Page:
Author + information
- Received April 17, 2013
- Accepted May 9, 2013
- Published online February 1, 2014.
- Andrew Wiper, MB ChB∗ (, )
- Anoop Chauhan, MB ChB,
- Ranjit More, MB ChB and
- David Roberts, MB ChB
- ↵∗Reprint requests and correspondence:
Dr. Andrew Wiper, Lancashire Cardiac Centre, Blackpool Victoria Hospital, Whinney Heys Road, Blackpool, United Kingdom.
A 63-year-old man presented with dyspnea on exertion and syncopal episodes. Transesophageal echocardiography (TOE) confirmed severe aortic stenosis (peak gradient 98 mm Hg; valve area 0.4 cm2; aortic annulus 23 mm). Severe respiratory disease precluded cardiac surgery.
A 29-mm CoreValve implantation (Medtronic, Minneapolis, Minnesota) with prior valvuloplasty (23-mm Crystal balloon, BALT, Montmorency, France) was performed with transfemoral access under local anesthetic. Inspection of the loaded valve on the delivery catheter suggested that the struts at the outflow portion of the loaded valve were very close together and potentially overlapping, but suitable for deployment.
A 4-mm depth of frame implant below the native annulus was achieved, but the frame was constrained. After full deployment, it was very difficult to detach the frame from the delivery catheter without considerable manipulation, and 1 of the frame hooks appeared twisted. Fluoroscopy also showed a dark radiopaque line running from the top of the frame all the way to the inflow portion where it appeared to have folded on top of itself.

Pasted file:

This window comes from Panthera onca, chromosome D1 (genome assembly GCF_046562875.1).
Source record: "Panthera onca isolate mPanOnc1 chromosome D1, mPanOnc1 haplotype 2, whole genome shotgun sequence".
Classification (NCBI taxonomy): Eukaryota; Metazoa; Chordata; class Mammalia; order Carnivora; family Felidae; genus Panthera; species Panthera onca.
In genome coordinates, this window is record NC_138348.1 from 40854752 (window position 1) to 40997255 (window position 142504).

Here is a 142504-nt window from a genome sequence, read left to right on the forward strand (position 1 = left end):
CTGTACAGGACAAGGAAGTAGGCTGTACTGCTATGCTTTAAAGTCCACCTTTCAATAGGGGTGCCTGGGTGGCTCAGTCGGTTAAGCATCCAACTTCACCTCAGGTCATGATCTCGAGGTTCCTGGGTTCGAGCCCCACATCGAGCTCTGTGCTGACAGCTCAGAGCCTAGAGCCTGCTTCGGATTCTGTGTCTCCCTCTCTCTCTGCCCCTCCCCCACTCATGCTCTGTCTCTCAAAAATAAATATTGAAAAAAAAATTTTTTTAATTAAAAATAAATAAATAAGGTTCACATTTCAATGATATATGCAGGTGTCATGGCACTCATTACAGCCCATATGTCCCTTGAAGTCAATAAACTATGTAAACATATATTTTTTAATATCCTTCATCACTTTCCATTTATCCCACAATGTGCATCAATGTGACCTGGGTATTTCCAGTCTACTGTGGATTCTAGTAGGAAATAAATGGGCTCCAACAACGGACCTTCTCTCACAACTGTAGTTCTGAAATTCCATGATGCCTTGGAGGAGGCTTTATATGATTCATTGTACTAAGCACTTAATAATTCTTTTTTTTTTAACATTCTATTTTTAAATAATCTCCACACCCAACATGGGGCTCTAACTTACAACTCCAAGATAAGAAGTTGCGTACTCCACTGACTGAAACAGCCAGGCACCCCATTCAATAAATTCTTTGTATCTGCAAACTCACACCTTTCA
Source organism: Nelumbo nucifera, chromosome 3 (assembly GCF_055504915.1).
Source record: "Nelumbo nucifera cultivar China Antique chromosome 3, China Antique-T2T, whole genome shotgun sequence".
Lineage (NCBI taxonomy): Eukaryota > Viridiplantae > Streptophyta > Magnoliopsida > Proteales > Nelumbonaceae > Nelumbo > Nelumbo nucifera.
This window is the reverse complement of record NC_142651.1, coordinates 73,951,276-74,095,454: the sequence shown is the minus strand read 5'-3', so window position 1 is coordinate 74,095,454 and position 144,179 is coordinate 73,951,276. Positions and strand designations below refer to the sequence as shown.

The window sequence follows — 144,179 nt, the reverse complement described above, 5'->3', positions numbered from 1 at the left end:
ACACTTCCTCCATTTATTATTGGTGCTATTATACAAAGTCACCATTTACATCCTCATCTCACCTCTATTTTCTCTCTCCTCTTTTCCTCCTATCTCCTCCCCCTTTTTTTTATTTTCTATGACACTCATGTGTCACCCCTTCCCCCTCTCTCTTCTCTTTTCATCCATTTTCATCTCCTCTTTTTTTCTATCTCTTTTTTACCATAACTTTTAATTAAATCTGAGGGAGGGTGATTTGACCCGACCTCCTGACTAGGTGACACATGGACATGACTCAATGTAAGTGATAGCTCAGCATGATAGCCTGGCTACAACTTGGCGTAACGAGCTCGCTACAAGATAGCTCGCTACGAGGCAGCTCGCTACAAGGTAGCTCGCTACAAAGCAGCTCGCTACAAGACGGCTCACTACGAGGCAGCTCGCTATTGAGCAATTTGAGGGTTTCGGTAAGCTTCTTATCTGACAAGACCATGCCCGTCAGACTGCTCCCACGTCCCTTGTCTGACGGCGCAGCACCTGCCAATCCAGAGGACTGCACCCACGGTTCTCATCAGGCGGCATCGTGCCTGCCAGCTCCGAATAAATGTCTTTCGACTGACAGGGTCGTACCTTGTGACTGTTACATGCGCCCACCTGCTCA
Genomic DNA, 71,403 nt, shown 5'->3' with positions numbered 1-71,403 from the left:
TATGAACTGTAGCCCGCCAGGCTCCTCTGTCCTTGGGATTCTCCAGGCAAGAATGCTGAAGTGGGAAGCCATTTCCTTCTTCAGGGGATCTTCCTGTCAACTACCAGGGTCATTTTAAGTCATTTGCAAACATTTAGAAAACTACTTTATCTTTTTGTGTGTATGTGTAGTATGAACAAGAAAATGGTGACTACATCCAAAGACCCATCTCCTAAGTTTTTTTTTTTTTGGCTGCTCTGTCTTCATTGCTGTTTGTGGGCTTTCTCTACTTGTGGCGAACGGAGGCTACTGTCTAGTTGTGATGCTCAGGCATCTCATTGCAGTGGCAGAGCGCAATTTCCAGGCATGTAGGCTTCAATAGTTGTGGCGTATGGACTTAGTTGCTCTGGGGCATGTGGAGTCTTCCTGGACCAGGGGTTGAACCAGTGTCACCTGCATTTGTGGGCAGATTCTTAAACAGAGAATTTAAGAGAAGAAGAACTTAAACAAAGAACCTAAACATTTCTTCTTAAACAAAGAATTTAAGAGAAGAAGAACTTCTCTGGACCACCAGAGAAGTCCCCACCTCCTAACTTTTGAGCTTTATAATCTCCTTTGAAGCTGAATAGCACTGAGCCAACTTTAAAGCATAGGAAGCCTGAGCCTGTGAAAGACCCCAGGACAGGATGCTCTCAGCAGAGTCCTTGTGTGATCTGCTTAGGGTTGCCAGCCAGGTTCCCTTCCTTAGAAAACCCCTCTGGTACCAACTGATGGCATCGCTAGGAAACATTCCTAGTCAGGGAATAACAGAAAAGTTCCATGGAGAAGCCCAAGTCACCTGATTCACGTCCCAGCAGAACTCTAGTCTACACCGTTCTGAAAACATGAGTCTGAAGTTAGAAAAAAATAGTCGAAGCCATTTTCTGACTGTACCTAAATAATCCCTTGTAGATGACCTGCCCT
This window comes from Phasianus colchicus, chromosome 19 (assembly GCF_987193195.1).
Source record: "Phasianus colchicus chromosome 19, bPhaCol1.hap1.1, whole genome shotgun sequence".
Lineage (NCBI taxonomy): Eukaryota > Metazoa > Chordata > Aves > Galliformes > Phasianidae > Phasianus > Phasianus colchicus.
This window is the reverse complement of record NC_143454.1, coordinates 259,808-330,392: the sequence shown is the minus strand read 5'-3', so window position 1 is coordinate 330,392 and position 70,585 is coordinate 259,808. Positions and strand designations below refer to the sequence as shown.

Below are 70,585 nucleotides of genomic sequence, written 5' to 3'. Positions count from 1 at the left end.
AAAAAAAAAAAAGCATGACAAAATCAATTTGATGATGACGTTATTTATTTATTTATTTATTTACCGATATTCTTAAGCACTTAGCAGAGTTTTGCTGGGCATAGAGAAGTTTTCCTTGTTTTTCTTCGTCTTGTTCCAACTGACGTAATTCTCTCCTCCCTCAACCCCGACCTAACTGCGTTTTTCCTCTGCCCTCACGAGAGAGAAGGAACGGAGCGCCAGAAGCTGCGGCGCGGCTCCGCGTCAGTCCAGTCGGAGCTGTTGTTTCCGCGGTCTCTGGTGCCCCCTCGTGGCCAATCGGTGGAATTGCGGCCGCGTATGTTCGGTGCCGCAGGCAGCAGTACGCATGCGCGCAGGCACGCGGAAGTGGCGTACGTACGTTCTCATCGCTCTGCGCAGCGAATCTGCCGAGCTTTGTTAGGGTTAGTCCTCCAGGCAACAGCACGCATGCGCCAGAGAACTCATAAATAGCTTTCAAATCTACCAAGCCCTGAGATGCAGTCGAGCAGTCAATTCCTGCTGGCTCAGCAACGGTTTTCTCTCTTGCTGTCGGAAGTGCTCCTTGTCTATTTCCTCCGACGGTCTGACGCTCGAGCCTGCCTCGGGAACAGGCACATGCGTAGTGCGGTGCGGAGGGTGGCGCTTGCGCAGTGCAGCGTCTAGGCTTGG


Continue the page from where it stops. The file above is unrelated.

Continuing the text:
An aortogram showed severe paravalvular aortic regurgitation (AR). Under careful fluoroscopic and TOE guidance, the valve was crossed retrogradely. The inflow and valve sections of the frame were post-dilated (25-mm Crystal balloon), which partially improved the frame expansion and reduced the severity of AR.
Transthoracic echocardiography at day 5 confirmed moderate paravalvular AR. No further valve intervention is planned.
The valve distortion is thought likely to be due to a fold generated on the inflow end of the valve during loading onto the delivery system. This can be due to nonconcentric loading or uneven crimping of the inflow end of the valve into the inflow cone. The fold typically resolves during deployment but may persist if deployed into an annulus with a high degree of constraint (e.g., small annulus, high ellipticity of the annulus, high degree of calcification, no pre-dilation, bicuspid native valve).
The authors have reported that they have no relationships relevant to the contents of this paper to disclose.
- Received April 17, 2013.
- Accepted May 9, 2013.
- American College of Cardiology Foundation